No change in Obama policy towards Syrian Kurds despite internal dissent: analysts

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Kurdish fighters of the YPG and YPJ bidding farewell to a comrade killed during clashes with jihadists in Aleppo countryside. Photo: ARA News

ARA News 

HASAKAH – Western analysts say that it is unlikely that the Obama administration will change its policy towards Syrian Kurds, after an internal memo was signed by more than 50 State Department officials criticizing Obama administration’s policy in Syria and towards the Kurdish YPG forces.

The memo said that “Kurdish  YPG fighters cannot – and should not – be expected to project power and hold terrain deep into non-Kurdish areas”. Moreover, the memo says the best way to fight ISIS, is to support the moderate Sunni Arab opposition both against ISIS and the Syrian government.

Although many US diplomats disagree with the policy towards the YPG, it seems unlikely that the strategy of the current administration towards the YPG and the Kurdish-led Syrian Democratic Forces (SDF) is going to change.

“The US strategy is to use the SDF as a vehicle to empower Arab armed groups to take back Arab areas held by ISIS,” Nicholas Heras, a Washington-based Middle East researcher at the Centre for a New American Security, told ARA News about the SDF forces.

“The US strategy isn’t about Arabs vs. Kurds, it is about definitively destroying ISIS, and replacing it with a better, more internationally acceptable, local governing authority,” he added.

“The memo seems to ignore that the US strategy has always been about replacing ISIS on the local level with a successor authority that is reflective of the local demographic realities. It has never been, nor will it be, a strategy of imposing Kurdish armed groups on unwilling Arab populations,” Heras concluded.

Speaking to ARA News, Dov Friedman, an independent analyst and the director of Middle East Petroleum, said that the Obama administration will not change its policy in response to the memo.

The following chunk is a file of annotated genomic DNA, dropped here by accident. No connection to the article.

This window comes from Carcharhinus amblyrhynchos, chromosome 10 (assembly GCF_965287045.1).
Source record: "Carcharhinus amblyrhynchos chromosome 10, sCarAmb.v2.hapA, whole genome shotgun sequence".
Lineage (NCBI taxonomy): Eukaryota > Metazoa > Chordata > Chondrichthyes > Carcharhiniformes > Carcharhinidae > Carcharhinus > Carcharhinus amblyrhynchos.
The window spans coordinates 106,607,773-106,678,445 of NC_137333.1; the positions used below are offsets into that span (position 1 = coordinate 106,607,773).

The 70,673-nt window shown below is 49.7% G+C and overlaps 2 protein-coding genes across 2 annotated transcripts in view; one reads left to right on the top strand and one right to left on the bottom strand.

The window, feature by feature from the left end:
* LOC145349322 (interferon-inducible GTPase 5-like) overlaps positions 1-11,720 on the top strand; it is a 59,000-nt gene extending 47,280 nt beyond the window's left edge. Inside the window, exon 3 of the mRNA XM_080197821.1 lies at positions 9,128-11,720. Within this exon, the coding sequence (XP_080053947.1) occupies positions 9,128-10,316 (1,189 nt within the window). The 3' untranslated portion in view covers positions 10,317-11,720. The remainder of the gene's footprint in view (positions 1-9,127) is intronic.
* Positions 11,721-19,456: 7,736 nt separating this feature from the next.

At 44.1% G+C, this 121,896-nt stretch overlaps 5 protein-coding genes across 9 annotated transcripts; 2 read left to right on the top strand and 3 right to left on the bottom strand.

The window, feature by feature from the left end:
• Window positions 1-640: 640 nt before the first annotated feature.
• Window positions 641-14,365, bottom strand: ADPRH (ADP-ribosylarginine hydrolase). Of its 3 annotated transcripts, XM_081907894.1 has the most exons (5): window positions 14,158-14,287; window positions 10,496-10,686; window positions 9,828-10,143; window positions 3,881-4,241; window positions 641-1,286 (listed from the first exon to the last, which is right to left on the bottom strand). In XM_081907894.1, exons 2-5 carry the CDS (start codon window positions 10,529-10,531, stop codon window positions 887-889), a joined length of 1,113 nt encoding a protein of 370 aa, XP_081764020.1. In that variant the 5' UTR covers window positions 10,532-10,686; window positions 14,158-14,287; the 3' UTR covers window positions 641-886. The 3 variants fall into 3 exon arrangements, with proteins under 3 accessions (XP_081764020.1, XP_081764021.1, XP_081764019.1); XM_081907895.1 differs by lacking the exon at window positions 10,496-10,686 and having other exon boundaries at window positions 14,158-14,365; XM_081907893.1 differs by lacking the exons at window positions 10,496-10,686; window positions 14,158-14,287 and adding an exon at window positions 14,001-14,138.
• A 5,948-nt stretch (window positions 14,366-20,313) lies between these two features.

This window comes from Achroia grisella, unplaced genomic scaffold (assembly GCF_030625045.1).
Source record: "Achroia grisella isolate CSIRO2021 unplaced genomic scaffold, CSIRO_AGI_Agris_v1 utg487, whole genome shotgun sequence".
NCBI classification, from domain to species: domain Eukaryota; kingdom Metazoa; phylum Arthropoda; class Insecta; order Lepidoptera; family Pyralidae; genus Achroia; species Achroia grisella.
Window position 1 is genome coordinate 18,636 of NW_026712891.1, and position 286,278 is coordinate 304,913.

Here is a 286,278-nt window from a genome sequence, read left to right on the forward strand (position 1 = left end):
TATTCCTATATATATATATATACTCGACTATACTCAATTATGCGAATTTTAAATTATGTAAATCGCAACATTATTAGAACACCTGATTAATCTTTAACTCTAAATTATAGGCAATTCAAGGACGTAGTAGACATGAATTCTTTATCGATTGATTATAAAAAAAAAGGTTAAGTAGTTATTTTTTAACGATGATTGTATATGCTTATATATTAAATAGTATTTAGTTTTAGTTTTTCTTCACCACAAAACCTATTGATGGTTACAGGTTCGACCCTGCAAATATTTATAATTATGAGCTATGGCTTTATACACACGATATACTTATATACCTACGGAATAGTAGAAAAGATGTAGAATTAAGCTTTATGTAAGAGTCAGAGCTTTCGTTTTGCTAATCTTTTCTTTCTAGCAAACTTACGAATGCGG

“There are ongoing internal administration disagreements as to how much to support the Syrian Kurds and how much to take Turkey’s sensitivities into consideration,” Friedman said.

“But to the point about the memo: I don’t think the administration would necessarily see that recommendation as inconsistent with its own policy. It has said, and the Rojava administration has confirmed, that Kurds do not intend to rule over majority Arab areas,” he added.

“U.S. policy has differentiated between prosecuting the military campaign against ISIS and questions of future political control,” Friedman said.

Kurdish officials disagree with the memo that the YPG is a strictly Kurdish force, and say the YPG is ready to fight in any region occupied by ISIS.

Moreover, many Arabs have joined the YPG and the SDF-forces, and the Kurds have set up multi-ethnic administrations in Arab areas, and have appointed Arabs to leading positions in Hasakah, Tel Abyad and other towns.

“SDF is not a Kurdish force, it contains all the ethnic groups, and it’s not even a problem for the SDF to liberate Aleppo or Idlib,” Dr. Nasir Haji Mansour, a senior SDF official, told ARA News.

Reporting by: Wladimir van Wilgenburg 

Source: ARA News 

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